cross vision 2

Non-Fiction – The Attention Merchants and Bad Science

I have done the odd thing of choosing two books here and I plead that you indulge me and hear me out. I obviously had no idea what the year had in stock when I picked my 2020 TBR list at the end of 2019. I chose Bad Science randomly and hoped to enjoy it. It turned out to be the aptest book of the year. It is a well-written polemic that addresses pseudo-science that is most relevant in a world where fake news attempts to make a mockery of the science behind the pandemic that is currently ravaging the world and a world where it is difficult to tell which anti-vaxxer is a victim of conspiracy theories and which is refuting the science with zero proof based on political leanings. In a world where it takes one tweet by an unqualified person to disparage and cast aspersion on scientific developments, Bad Science helps the reader to ask the right questions for starters, whether it be vaccines or homoeopathy or vitamin pills. Very well written and easily accessible.

In any other year, I would have not chosen Bad Science and stuck with The Attention Merchants but this year the latter has had to share the spotlight with the former as a sign that these are unusual times, indeed! The Attention Merchants is an excellently written history of how our attention became a currency that had been traded in the past by government as a channel of propaganda and in the present by digital merchants who are selling us everything under the sun. Our eyeballs have become currencies that are traded on the internet superhighway and often without our consent. This well-written (but slightly American-centric) book encapsulates not just the history of how we got here but also what dangers the future portends for a world where our attention is bought and sold without our consent. A very well-argued and well-written book too.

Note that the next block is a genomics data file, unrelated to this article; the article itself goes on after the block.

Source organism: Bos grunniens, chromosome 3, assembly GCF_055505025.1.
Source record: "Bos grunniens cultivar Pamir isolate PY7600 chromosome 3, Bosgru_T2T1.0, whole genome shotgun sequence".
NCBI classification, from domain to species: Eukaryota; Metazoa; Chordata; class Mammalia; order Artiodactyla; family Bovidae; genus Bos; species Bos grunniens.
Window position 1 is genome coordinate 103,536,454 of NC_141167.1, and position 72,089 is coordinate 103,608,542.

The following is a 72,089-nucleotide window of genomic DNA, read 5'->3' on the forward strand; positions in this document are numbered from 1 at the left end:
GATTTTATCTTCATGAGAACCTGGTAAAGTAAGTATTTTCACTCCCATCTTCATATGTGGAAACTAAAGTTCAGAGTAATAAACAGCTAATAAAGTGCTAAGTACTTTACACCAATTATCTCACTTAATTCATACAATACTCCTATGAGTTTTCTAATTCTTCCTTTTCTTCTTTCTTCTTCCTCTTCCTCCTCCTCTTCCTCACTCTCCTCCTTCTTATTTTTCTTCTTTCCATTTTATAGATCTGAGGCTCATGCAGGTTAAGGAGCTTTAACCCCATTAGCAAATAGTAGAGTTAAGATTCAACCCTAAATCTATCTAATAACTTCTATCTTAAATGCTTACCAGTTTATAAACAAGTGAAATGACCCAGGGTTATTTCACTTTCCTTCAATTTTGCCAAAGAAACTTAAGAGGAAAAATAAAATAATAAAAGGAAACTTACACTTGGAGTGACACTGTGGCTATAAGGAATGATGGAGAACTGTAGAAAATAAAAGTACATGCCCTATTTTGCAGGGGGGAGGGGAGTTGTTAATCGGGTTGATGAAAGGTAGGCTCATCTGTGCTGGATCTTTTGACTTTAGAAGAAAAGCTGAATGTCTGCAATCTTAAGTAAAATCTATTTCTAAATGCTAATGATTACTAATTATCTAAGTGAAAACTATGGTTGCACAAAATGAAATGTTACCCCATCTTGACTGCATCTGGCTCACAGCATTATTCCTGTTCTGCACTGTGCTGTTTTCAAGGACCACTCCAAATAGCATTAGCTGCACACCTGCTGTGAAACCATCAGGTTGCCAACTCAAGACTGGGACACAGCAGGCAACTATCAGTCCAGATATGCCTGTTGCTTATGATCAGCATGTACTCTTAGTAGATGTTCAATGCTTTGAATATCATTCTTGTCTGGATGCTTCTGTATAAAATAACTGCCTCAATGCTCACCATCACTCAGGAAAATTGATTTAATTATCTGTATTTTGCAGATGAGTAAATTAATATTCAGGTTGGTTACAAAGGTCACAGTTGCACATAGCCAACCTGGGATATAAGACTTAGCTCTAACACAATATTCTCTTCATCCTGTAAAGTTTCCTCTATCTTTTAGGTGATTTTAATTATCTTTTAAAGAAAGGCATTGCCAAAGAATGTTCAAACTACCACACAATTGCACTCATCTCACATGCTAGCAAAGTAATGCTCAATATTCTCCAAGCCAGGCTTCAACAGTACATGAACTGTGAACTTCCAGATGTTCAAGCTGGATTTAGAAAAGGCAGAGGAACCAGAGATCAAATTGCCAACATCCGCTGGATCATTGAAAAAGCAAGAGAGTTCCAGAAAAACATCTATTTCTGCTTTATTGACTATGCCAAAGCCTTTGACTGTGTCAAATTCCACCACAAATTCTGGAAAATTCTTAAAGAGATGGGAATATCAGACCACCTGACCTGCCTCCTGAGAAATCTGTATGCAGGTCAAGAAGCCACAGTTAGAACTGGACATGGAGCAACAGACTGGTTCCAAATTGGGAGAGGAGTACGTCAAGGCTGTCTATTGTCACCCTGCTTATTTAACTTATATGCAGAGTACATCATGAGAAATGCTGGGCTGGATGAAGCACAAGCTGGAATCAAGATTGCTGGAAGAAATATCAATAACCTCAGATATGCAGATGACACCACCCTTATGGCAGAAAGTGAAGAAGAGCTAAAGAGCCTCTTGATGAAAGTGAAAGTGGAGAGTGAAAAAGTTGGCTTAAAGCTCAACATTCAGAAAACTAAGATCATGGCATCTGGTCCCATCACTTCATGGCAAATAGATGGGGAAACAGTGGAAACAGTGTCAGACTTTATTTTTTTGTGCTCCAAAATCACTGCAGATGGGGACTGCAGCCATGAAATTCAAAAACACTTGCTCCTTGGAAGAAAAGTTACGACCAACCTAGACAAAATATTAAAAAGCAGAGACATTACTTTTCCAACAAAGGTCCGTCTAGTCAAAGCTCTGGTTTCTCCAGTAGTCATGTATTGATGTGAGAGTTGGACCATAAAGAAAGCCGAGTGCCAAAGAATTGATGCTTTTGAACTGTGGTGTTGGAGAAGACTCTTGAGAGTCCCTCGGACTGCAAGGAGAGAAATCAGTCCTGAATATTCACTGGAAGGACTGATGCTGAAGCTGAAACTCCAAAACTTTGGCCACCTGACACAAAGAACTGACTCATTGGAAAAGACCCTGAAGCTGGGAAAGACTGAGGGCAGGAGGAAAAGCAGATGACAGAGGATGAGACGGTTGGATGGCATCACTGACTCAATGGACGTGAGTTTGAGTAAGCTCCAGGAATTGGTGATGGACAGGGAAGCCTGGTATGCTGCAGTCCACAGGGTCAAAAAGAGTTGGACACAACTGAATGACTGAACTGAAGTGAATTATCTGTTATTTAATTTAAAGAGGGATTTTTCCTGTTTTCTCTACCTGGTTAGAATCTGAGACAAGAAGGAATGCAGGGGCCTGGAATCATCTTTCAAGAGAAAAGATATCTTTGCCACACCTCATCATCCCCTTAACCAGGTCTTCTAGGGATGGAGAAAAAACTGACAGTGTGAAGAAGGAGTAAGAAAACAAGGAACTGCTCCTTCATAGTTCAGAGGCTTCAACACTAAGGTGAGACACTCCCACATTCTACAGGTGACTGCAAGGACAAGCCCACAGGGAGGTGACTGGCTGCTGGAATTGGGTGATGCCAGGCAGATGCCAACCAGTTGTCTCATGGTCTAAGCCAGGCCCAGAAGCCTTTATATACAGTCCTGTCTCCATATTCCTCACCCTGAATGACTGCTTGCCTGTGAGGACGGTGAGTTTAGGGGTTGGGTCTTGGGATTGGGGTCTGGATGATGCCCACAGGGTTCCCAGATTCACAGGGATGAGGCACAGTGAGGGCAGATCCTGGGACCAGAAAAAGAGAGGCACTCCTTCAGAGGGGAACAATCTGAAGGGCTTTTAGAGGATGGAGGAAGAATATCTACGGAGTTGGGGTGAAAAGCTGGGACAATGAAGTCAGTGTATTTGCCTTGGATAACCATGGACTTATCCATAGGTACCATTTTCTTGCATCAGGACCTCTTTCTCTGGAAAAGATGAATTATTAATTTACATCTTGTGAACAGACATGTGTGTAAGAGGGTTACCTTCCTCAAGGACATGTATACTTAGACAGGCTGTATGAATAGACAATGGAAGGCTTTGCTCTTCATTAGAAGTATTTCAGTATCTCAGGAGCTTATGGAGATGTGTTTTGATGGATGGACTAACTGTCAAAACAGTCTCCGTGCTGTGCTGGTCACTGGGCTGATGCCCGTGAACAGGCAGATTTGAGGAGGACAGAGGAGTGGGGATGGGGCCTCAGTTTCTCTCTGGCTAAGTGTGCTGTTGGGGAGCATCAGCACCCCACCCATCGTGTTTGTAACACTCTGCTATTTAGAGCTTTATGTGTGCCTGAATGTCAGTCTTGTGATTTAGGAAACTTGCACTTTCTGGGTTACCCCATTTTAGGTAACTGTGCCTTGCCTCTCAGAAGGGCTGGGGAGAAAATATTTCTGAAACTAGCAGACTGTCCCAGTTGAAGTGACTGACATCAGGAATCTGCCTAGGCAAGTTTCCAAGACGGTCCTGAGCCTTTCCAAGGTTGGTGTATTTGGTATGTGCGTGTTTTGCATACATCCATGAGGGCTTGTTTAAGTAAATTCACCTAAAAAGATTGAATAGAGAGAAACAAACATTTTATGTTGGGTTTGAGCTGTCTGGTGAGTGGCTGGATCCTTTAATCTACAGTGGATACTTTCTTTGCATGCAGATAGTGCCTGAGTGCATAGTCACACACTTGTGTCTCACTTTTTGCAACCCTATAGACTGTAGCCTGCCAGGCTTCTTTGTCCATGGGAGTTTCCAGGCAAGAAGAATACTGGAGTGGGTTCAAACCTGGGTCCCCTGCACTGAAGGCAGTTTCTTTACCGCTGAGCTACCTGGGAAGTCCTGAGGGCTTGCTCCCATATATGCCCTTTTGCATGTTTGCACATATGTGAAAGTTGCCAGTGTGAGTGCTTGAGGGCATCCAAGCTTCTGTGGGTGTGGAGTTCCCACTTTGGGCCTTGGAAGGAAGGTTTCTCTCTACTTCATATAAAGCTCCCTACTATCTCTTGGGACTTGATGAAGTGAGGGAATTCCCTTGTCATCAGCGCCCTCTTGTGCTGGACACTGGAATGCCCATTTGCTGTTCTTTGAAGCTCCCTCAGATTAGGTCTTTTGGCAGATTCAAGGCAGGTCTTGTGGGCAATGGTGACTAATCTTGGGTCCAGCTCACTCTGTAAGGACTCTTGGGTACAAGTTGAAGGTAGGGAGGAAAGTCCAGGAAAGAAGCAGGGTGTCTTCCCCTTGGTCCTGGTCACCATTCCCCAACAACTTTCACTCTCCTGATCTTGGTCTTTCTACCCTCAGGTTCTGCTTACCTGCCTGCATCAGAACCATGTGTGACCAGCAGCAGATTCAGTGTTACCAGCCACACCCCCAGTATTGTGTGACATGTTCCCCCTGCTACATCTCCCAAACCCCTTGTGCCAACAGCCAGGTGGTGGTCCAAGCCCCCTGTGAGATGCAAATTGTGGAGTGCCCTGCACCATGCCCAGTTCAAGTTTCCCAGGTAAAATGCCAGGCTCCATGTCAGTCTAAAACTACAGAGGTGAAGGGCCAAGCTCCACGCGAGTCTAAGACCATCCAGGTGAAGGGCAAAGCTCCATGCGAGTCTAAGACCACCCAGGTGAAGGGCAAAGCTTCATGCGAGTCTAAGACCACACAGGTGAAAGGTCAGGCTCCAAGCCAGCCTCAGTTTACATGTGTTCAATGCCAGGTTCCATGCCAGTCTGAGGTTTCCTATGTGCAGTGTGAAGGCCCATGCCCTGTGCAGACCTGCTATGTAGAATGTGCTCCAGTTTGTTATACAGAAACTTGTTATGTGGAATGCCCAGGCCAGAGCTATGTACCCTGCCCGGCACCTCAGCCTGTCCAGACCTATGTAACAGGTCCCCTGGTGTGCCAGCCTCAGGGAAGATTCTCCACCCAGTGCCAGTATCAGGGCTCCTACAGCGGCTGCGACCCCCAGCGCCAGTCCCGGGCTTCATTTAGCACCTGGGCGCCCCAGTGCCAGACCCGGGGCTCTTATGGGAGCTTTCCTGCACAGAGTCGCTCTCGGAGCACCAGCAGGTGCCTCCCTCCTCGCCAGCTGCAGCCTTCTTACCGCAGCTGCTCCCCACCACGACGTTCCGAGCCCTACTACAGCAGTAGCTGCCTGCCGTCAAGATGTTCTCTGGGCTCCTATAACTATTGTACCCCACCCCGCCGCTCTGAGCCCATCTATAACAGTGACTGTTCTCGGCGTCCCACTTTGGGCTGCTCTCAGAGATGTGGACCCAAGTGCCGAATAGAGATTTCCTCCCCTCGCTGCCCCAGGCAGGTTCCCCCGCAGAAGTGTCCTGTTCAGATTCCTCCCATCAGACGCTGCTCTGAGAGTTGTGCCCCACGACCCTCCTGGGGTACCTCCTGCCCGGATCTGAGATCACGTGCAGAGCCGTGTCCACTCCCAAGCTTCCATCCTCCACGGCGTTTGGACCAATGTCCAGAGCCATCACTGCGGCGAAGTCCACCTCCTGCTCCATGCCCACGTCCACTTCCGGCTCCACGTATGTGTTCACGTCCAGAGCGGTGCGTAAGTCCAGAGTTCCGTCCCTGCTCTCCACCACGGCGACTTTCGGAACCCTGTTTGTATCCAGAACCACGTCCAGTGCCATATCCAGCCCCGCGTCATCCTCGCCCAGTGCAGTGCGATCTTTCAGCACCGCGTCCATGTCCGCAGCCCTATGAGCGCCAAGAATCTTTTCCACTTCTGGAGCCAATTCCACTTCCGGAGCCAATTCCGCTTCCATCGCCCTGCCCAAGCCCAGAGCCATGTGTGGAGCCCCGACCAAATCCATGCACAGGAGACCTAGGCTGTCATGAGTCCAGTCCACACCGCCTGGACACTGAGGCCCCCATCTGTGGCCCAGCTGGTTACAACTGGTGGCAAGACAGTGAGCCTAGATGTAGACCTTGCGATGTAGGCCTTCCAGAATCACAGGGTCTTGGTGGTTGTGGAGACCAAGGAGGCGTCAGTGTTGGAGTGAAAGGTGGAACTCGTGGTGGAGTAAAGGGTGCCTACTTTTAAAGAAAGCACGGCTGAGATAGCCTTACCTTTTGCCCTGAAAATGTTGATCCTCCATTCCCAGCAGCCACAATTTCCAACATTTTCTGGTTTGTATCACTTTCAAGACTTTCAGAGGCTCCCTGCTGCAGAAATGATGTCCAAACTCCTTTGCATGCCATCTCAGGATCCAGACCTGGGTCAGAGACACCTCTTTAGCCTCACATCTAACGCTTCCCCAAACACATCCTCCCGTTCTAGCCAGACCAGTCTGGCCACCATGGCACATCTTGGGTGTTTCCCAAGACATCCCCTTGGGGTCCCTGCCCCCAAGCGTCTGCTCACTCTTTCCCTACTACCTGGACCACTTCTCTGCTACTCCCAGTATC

For this section, I have gone for one of the many excellent and illuminating excerpts I found in The Attention Merchants

The Attention Merchants 6

Those are my best reads of 2020. Here is to a more bookish 2021!